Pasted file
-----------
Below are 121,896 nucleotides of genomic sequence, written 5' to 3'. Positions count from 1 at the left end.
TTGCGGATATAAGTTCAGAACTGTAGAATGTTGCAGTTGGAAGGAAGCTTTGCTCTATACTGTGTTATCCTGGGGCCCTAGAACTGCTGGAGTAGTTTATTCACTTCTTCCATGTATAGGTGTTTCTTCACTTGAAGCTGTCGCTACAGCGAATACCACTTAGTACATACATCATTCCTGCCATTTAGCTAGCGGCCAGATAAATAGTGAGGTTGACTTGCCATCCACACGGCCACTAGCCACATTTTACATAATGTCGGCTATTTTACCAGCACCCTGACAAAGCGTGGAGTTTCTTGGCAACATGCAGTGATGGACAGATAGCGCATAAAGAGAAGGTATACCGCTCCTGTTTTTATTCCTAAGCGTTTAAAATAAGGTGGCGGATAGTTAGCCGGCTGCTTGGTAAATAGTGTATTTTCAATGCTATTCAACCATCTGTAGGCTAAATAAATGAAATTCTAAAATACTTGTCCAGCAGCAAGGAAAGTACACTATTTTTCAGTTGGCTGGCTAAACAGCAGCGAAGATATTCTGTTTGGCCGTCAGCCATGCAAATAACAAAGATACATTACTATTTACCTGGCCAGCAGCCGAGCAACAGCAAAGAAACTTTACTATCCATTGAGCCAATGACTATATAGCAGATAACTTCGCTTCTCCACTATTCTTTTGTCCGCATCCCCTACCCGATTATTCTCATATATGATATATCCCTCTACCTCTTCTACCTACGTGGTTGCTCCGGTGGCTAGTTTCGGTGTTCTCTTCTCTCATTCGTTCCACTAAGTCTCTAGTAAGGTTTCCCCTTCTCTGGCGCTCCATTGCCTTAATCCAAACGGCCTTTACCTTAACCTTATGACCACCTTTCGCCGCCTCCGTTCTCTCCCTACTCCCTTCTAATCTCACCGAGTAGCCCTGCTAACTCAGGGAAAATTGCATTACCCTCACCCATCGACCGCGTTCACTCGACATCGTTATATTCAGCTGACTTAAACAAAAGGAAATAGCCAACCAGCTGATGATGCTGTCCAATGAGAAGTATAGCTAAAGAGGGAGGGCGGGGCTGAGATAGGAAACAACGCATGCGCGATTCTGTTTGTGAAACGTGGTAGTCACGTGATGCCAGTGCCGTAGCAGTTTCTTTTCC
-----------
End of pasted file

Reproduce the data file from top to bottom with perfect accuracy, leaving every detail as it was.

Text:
Below are 121,896 nucleotides of genomic sequence, written 5' to 3'. Positions count from 1 at the left end.
TTGCGGATATAAGTTCAGAACTGTAGAATGTTGCAGTTGGAAGGAAGCTTTGCTCTATACTGTGTTATCCTGGGGCCCTAGAACTGCTGGAGTAGTTTATTCACTTCTTCCATGTATAGGTGTTTCTTCACTTGAAGCTGTCGCTACAGCGAATACCACTTAGTACATACATCATTCCTGCCATTTAGCTAGCGGCCAGATAAATAGTGAGGTTGACTTGCCATCCACACGGCCACTAGCCACATTTTACATAATGTCGGCTATTTTACCAGCACCCTGACAAAGCGTGGAGTTTCTTGGCAACATGCAGTGATGGACAGATAGCGCATAAAGAGAAGGTATACCGCTCCTGTTTTTATTCCTAAGCGTTTAAAATAAGGTGGCGGATAGTTAGCCGGCTGCTTGGTAAATAGTGTATTTTCAATGCTATTCAACCATCTGTAGGCTAAATAAATGAAATTCTAAAATACTTGTCCAGCAGCAAGGAAAGTACACTATTTTTCAGTTGGCTGGCTAAACAGCAGCGAAGATATTCTGTTTGGCCGTCAGCCATGCAAATAACAAAGATACATTACTATTTACCTGGCCAGCAGCCGAGCAACAGCAAAGAAACTTTACTATCCATTGAGCCAATGACTATATAGCAGATAACTTCGCTTCTCCACTATTCTTTTGTCCGCATCCCCTACCCGATTATTCTCATATATGATATATCCCTCTACCTCTTCTACCTACGTGGTTGCTCCGGTGGCTAGTTTCGGTGTTCTCTTCTCTCATTCGTTCCACTAAGTCTCTAGTAAGGTTTCCCCTTCTCTGGCGCTCCATTGCCTTAATCCAAACGGCCTTTACCTTAACCTTATGACCACCTTTCGCCGCCTCCGTTCTCTCCCTACTCCCTTCTAATCTCACCGAGTAGCCCTGCTAACTCAGGGAAAATTGCATTACCCTCACCCATCGACCGCGTTCACTCGACATCGTTATATTCAGCTGACTTAAACAAAAGGAAATAGCCAACCAGCTGATGATGCTGTCCAATGAGAAGTATAGCTAAAGAGGGAGGGCGGGGCTGAGATAGGAAACAACGCATGCGCGATTCTGTTTGTGAAACGTGGTAGTCACGTGATGCCAGTGCCGTAGCAGTTTCTTTTCC